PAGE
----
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This article was republished with permission from medicaldaily.com.

The alarm rings, we wake up, hit the snooze button, and fall back asleep. Not much can get us out of bed, especially since mornings got a bit darker (Daylight Saving Time), but science has shed a light on how we can wake up effortlessly. Spotify and music psychologist David M. Greenberg at the University of Cambridge in the UK created the ultimate wake-up playlist of songs that deliver an energy boost, positivity, and a strong beat.

According to Spotify, this playlist is “scientifically designed to kick-start those groggy mornings and get you going.” The songs range from Coldplay’s “Viva La Vida” to Sam Smith’s “Money On My Mind.” But what common traits do these songs possess that can get our cranky selves out of bed?

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Music for the Morning!

When we wake up in the morning, we go through different stages, starting with tired, grumpy, and cranky. We seek a catalyst that will take us from our cranky state to a state of alertness and energy for the day. Some of us may opt for energetic pop, heavy metal, or jazz to start our day, but according to Greenberg, the best wake-up songs are composed of these three elements: a slow build, positivity, and a strong beat.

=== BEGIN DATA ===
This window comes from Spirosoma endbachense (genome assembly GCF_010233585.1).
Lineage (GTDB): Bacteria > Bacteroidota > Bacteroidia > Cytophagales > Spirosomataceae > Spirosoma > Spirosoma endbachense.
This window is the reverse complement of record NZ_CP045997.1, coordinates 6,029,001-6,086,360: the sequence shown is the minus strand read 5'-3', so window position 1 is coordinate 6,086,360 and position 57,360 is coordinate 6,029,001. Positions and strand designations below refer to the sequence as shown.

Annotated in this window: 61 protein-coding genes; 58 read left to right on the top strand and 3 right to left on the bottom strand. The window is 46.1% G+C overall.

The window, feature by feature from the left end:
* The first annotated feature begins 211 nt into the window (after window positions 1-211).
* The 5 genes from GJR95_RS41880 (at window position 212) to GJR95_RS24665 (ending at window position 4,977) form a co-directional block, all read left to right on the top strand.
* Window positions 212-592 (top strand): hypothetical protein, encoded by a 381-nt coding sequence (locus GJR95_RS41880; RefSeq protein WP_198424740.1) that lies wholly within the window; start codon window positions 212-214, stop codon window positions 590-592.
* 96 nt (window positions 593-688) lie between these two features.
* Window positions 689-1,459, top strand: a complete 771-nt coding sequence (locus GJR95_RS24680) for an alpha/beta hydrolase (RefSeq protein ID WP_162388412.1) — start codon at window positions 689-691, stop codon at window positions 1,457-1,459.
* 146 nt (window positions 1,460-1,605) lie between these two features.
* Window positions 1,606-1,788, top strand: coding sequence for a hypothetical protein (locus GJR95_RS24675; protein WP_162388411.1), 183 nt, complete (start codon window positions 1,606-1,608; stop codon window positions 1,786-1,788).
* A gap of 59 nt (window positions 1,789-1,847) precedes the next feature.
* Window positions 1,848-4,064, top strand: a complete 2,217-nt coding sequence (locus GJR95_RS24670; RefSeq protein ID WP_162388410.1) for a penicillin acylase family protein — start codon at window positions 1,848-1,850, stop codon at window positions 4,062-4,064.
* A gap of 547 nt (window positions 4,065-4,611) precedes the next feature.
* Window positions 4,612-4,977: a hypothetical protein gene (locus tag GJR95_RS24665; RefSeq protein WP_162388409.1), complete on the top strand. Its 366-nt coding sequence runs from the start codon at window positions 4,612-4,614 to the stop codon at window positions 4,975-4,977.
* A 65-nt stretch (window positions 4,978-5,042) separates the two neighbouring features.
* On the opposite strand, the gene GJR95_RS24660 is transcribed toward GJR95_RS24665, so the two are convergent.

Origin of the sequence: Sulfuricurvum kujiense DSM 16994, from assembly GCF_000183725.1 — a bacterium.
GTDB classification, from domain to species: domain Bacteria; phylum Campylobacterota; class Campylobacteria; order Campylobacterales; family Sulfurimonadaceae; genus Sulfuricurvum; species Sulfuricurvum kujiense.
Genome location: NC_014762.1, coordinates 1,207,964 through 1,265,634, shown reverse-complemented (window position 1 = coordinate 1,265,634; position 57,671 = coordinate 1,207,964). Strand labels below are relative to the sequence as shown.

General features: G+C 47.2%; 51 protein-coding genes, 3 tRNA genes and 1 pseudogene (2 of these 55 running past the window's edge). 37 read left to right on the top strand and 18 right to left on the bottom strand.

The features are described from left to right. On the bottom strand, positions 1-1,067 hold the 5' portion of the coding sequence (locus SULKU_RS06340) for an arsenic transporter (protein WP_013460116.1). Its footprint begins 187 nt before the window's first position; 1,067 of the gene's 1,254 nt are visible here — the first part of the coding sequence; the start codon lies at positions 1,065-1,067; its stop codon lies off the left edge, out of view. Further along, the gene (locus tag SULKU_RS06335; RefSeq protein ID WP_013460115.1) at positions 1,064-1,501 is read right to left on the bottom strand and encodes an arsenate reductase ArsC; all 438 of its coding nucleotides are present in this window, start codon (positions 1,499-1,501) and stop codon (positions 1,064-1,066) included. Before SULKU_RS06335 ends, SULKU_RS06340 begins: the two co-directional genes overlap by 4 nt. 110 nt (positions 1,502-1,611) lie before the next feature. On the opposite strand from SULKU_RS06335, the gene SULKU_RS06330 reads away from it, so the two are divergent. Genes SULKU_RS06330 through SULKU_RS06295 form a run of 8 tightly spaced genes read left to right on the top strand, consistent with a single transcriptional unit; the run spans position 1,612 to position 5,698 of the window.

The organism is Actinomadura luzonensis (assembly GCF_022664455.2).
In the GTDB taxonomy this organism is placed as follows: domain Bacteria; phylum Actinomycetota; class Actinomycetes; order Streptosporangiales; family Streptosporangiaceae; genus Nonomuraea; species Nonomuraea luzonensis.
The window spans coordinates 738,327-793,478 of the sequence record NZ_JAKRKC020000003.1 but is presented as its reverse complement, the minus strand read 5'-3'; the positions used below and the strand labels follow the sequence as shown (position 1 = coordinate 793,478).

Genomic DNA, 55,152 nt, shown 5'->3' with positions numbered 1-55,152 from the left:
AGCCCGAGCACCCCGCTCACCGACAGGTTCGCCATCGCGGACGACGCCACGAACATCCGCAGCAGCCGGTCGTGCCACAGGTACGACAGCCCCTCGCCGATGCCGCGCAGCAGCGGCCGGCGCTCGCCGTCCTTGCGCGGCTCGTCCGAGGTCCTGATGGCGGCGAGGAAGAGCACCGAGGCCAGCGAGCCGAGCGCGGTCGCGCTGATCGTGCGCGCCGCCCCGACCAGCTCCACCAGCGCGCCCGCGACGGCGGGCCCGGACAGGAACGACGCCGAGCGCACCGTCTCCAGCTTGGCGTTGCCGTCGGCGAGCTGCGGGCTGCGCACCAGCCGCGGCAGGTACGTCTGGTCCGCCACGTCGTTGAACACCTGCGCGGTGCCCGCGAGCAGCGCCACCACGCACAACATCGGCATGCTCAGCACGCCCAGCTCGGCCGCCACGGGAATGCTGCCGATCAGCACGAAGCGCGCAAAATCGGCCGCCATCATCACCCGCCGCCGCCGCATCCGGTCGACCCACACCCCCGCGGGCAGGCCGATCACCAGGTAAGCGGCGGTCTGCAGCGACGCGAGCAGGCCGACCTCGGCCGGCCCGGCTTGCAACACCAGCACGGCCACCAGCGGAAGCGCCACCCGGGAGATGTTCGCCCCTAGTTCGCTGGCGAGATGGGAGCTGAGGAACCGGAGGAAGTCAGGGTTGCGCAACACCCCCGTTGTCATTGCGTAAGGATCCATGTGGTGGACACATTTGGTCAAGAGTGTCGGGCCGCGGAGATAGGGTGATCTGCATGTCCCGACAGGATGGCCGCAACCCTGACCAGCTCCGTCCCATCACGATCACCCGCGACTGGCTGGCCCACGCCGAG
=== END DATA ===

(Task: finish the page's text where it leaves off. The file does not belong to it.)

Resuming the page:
“A song that is too vigorous from the start won’t help you get out of bed — it’s too much too soon,” said Greenberg, Business Insider reported. “Songs that start more gently (even just for a few seconds) and then build, help you wake up more gradually.”

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Now, once we’re alert, we need to become motivated for the day. This is why a song about heartbreak will have most of us sleeping in and calling out sick from work. “Positive lyrics can get you out of a grumpy state and shift towards a feel-good attitude,” Greenberg said.

Lastly, in sync with the slow build and positivity, comes the beat. For example, songs like “Viva La Vida” emphasize beats two and four of each measure with beats per minute (BPM) between 100 and 130, which get us moving and enhance our feel-good mood. A 2013 study published in the journal PLOS ONE found this BPM range is ideal for a tempo to produce a motivational effect.

“Science shows that music affects us in all types of ways, including emotionally, physiologically, and in the brain,” Greenberg said.

In a 2010 study published in the journal Nature Neuroscience, researchers found music has drug-like effects on the brain. Music was found to release dopamine, the “feel-good hormone” that is activated from pleasurable experiences like food or sex. It was able to arouse feelings of euphoria and craving as dopamine release was at “peak emotional arousal” during music listening.

So, whether you’re into pop or classic rock, this wake-up playlist will get you out of bed, without hitting the snooze button once.

For the full wake-up playlist, click here.

 

 

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